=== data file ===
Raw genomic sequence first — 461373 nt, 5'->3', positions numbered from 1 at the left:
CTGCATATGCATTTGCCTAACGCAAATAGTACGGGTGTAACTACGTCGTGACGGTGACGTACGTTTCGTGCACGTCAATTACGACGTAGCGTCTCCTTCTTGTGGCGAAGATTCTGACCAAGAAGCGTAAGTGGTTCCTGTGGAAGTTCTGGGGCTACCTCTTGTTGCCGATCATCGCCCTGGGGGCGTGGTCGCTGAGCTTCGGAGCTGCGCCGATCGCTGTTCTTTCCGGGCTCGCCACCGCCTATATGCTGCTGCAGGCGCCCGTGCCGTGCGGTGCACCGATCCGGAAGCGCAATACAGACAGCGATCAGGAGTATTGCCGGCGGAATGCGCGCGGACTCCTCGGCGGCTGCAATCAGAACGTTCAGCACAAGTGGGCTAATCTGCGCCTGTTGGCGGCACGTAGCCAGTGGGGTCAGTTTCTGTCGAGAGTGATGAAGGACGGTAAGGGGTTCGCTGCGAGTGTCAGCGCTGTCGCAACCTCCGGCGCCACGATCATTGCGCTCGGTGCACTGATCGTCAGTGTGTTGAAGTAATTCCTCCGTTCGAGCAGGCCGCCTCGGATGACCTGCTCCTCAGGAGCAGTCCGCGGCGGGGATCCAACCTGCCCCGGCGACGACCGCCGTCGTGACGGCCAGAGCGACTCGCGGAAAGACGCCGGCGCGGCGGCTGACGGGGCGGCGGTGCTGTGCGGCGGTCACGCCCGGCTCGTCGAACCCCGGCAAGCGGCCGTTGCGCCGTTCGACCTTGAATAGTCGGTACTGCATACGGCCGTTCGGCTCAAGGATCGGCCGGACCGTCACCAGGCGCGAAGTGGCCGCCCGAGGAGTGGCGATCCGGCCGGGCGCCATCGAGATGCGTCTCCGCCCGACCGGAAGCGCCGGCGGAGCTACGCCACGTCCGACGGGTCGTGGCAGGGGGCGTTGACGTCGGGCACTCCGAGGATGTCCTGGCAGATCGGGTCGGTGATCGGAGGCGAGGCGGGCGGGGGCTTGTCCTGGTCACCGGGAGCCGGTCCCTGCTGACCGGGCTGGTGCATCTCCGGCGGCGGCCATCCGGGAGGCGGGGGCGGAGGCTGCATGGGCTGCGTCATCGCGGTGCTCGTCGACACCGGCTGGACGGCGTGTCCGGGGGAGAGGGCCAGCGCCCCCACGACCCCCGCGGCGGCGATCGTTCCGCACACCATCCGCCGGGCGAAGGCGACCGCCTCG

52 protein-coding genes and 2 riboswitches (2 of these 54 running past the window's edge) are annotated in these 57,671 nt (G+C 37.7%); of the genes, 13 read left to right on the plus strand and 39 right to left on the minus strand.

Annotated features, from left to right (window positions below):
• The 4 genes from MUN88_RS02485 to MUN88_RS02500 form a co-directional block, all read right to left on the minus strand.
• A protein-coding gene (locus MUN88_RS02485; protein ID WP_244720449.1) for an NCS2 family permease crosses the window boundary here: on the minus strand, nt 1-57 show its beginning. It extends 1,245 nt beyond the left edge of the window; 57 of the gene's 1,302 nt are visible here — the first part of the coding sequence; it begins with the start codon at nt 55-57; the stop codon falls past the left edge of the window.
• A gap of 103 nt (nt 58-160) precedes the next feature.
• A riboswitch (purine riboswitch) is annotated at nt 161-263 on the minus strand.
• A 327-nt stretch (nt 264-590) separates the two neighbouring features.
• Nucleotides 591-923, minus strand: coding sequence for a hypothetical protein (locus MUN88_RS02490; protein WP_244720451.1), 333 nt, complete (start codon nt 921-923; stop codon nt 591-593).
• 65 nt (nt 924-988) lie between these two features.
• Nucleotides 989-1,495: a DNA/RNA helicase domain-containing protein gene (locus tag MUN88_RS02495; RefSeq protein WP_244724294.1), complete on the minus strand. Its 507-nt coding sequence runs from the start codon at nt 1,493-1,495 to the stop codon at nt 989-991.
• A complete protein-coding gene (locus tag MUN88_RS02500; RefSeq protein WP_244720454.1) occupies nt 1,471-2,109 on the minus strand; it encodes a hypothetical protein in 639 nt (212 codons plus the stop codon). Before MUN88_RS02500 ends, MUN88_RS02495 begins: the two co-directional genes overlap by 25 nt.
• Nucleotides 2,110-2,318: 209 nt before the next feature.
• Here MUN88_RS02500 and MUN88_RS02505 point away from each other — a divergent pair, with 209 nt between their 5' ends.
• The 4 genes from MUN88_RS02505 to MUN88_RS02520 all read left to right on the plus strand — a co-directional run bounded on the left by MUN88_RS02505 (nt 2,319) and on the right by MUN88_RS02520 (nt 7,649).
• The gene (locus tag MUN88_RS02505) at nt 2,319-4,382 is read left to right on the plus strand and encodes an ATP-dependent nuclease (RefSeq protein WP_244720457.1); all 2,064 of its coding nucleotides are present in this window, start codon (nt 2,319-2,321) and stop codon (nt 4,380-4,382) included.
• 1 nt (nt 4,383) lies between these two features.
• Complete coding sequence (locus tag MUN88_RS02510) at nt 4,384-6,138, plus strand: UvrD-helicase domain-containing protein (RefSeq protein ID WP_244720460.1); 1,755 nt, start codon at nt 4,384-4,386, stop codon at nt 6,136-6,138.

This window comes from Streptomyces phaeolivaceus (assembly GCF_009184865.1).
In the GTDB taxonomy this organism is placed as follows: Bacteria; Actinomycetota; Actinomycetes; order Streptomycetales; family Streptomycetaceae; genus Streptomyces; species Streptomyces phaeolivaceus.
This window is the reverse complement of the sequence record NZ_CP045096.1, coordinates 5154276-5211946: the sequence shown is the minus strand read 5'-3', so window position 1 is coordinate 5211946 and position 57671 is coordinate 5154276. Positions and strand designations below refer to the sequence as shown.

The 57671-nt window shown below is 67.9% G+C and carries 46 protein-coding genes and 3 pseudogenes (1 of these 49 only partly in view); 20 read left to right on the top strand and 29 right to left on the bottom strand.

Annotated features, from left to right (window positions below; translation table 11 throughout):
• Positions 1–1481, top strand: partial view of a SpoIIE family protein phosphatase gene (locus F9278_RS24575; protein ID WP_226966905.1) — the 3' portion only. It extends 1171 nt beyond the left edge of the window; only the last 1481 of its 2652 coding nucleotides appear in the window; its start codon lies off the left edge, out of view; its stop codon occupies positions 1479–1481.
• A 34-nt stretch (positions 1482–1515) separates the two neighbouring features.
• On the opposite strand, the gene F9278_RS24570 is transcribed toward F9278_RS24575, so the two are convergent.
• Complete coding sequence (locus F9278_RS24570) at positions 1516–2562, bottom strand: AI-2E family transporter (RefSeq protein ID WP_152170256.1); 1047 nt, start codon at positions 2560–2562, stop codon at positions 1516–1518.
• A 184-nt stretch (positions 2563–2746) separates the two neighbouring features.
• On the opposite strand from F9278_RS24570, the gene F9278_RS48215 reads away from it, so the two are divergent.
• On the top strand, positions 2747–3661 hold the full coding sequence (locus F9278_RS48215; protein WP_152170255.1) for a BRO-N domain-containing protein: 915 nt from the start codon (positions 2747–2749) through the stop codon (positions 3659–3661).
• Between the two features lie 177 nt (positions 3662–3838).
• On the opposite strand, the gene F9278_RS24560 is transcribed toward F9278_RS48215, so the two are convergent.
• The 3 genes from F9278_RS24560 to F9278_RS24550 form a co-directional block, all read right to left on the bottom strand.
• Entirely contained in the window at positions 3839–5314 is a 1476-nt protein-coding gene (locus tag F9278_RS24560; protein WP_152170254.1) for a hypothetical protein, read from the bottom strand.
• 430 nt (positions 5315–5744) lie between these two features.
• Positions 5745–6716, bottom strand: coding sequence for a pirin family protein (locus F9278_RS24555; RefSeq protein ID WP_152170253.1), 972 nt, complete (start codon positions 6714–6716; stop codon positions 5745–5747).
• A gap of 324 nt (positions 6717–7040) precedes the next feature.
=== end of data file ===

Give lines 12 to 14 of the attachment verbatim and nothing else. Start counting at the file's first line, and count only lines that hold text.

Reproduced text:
• Nucleotides 989-1,495: a DNA/RNA helicase domain-containing protein gene (locus tag MUN88_RS02495; RefSeq protein WP_244724294.1), complete on the minus strand. Its 507-nt coding sequence runs from the start codon at nt 1,493-1,495 to the stop codon at nt 989-991.
• A complete protein-coding gene (locus tag MUN88_RS02500; RefSeq protein WP_244720454.1) occupies nt 1,471-2,109 on the minus strand; it encodes a hypothetical protein in 639 nt (212 codons plus the stop codon). Before MUN88_RS02500 ends, MUN88_RS02495 begins: the two co-directional genes overlap by 25 nt.
• Nucleotides 2,110-2,318: 209 nt before the next feature.